The Rock ’n Roll Hall of Fame nominees have just been released. Of course, there is no objective, definitive, statistical means of evaluating musicians, the way there is for baseball players (and even that is highly controversial). But the way I like to keep myself grounded is by applying three major criteria: (1) formal innovation (2) importance/influence (3) enduring success/popularity, as these seem to me to get at the most essential facets of a musician’s legacy. On to my one cent…

BON JOVI: A similar case as Journey had last year, but weaker. As with Journey, Bon Jovi were a big, popular, mainstream, arena rock band. Their songs were pretty standard pop/rock of the era and not particular innovative. Apart from their period fashions, I don’t see much lasting musical influence. In their favor, they do have one song, “Living on a Prayer,” that continues to have pop cultural currency. But, at each point, they fall short of Journey: their musicianship was OK, but not of Journey’s caliber (most of whom had jazz-fusion backgrounds); Jon was an identifiable vocalist but not in the same league as Steve Perry; and, while Bon Jovi has some enduring hits, Journey has more and bigger ones. Ultimately, pop success alone cannot be sufficient for induction. Journey barely crossed the line on the back of their commercial success; Bon Jovi comes in below that line.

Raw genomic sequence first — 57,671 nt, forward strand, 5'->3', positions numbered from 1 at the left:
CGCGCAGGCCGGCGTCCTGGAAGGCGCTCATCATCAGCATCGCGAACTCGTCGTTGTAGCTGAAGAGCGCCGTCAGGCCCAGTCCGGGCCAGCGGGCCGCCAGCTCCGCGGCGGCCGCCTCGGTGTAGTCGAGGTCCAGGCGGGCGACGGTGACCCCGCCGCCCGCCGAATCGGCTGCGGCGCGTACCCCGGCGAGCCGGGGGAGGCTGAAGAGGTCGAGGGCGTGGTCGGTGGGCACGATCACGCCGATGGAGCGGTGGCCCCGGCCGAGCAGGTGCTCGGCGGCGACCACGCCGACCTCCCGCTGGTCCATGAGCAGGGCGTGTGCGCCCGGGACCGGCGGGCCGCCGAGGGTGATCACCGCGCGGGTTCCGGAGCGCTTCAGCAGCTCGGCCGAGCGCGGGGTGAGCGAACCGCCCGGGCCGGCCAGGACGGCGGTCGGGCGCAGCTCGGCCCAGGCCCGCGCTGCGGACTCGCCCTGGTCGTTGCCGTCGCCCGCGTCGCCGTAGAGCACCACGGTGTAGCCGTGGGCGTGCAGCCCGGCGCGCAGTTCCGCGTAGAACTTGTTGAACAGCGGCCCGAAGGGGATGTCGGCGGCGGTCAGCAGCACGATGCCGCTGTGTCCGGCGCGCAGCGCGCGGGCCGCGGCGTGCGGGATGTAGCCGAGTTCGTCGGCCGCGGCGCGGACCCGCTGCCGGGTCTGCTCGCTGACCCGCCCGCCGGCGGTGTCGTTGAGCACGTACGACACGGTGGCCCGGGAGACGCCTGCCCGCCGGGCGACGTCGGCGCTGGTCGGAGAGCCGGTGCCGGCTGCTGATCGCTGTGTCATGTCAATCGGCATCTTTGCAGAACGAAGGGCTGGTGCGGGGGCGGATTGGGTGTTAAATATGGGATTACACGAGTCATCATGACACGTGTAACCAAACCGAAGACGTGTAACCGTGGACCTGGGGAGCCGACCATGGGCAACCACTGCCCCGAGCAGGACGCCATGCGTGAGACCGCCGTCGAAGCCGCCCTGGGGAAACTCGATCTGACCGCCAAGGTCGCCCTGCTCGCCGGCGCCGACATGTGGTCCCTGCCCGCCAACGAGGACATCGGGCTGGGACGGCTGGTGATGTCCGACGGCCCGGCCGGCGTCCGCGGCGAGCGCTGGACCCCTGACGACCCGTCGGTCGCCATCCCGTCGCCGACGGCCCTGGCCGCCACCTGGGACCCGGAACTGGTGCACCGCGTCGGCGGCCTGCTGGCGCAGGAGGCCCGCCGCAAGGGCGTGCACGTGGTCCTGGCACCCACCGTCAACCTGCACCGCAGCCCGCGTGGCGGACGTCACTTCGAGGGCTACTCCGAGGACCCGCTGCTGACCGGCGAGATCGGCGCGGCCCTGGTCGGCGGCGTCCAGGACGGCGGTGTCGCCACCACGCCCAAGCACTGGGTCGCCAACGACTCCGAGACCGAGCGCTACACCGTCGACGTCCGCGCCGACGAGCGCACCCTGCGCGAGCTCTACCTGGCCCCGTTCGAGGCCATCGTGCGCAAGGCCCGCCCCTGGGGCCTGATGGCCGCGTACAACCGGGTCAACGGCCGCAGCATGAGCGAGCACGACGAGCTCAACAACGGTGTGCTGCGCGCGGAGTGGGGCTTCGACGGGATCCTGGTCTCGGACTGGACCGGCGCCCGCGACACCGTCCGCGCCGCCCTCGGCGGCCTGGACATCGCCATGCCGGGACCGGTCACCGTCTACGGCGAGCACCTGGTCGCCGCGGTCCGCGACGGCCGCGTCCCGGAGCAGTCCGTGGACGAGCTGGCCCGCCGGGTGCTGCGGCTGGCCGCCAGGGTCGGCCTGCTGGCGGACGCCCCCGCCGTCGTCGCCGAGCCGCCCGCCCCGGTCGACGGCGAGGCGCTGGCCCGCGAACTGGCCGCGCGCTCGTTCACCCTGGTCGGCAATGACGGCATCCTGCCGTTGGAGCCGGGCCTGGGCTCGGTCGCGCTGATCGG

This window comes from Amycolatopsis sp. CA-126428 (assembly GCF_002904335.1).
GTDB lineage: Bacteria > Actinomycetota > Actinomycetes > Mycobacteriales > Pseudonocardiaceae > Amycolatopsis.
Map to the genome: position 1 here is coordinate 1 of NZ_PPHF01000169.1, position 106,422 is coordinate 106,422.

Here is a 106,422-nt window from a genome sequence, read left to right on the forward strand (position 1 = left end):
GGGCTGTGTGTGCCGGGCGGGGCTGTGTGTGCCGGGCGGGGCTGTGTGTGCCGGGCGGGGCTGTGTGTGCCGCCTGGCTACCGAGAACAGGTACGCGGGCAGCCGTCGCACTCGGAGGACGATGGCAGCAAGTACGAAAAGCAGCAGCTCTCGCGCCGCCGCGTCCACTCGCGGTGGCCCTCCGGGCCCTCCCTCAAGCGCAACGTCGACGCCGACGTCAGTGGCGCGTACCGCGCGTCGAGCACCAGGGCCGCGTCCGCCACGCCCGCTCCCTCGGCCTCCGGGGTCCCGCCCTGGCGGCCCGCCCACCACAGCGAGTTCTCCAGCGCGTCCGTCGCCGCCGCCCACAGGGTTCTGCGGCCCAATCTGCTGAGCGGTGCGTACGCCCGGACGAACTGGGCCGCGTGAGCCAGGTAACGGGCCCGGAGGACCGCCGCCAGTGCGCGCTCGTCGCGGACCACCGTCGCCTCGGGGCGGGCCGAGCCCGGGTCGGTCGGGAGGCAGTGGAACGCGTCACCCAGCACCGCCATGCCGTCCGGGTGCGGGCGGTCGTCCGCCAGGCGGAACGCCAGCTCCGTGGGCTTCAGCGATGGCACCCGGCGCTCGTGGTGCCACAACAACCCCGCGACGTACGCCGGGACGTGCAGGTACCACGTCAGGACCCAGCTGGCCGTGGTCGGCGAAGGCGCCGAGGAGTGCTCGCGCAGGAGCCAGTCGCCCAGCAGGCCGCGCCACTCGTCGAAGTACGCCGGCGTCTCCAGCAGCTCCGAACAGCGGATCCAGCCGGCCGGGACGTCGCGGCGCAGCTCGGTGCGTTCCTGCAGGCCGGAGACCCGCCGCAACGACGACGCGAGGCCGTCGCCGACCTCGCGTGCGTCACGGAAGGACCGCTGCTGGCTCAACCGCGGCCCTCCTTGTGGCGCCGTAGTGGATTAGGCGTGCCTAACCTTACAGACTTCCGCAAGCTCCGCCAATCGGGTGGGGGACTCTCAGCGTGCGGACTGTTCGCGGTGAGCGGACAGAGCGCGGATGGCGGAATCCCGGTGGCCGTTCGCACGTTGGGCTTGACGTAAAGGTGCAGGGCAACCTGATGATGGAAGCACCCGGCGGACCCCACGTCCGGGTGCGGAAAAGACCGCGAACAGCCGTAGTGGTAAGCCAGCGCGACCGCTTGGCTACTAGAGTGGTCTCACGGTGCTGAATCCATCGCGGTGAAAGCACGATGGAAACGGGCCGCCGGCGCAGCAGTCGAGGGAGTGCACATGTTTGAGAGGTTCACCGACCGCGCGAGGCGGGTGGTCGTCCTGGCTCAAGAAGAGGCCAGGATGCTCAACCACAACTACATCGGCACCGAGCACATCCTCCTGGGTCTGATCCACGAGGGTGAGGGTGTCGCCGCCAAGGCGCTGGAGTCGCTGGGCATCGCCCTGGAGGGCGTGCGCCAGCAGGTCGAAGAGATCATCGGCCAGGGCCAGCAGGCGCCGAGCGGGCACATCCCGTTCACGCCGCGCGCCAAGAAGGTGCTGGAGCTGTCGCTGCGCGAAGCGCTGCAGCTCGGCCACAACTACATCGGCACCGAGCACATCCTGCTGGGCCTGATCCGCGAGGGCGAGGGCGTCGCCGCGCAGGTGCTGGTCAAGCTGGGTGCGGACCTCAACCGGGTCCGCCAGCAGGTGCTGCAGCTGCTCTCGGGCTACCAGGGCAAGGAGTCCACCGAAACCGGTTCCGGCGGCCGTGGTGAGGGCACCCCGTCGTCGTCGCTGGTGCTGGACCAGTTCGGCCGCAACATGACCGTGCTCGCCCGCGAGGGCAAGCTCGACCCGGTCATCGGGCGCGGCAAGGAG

KATE BUSH: No brainer. That she has not been inducted ages ago is a major travesty of the RRHoF voting process. Along with Joni Mitchell, Kate Bush might be the greatest solo female artist of the rock/pop era. Her vocals are both distinctive and virtuosic; her compositions are dazzling and sophisticated in melody, structure, and rhythm; her production is consistently surprising, challenging, and individual; her influence flows through virtually every boldly artistic female artist that followed her, from Tori Amos to Bjork to St. Vincent. While her commercial success in the US is not nearly what it is in the UK, there is little doubt that, if she were to announce a US tour, she would sell out 20,000 person arenas from coast to coast. She is so ridiculously overqualified for this institution that it doesn’t merit further discussion.   

THE CARS: All-time great debut. Excellent follow-up and significantly decreasing returns since then. They were a tight and stylish band, with cool, disaffected vocals, economic and intelligent lead guitar, a tight rhythm section, and effectively deployed keyboards. However, it would be hard to call them “innovative,” as they were a bit late to the New Wave rock scene. It would also be hard to call them particularly “influential,” with contemporaries such as the Talking Heads, Blondie, and even Gang of Four having their sounds appear more in contemporary bands. Borderline for me.

DEPECHE MODE: DM were more synth-pop popularizers than pioneers, as compared to, say, New Order or even Human League. However, DM should get the nod for a couple of reasons. The first is that they continued to evolve from their lightweight and somewhat formulaic (if catchy) beginnings, into darker and richer forms—both musically and lyrically. Their lasting impact and influence is massive and unquestionable.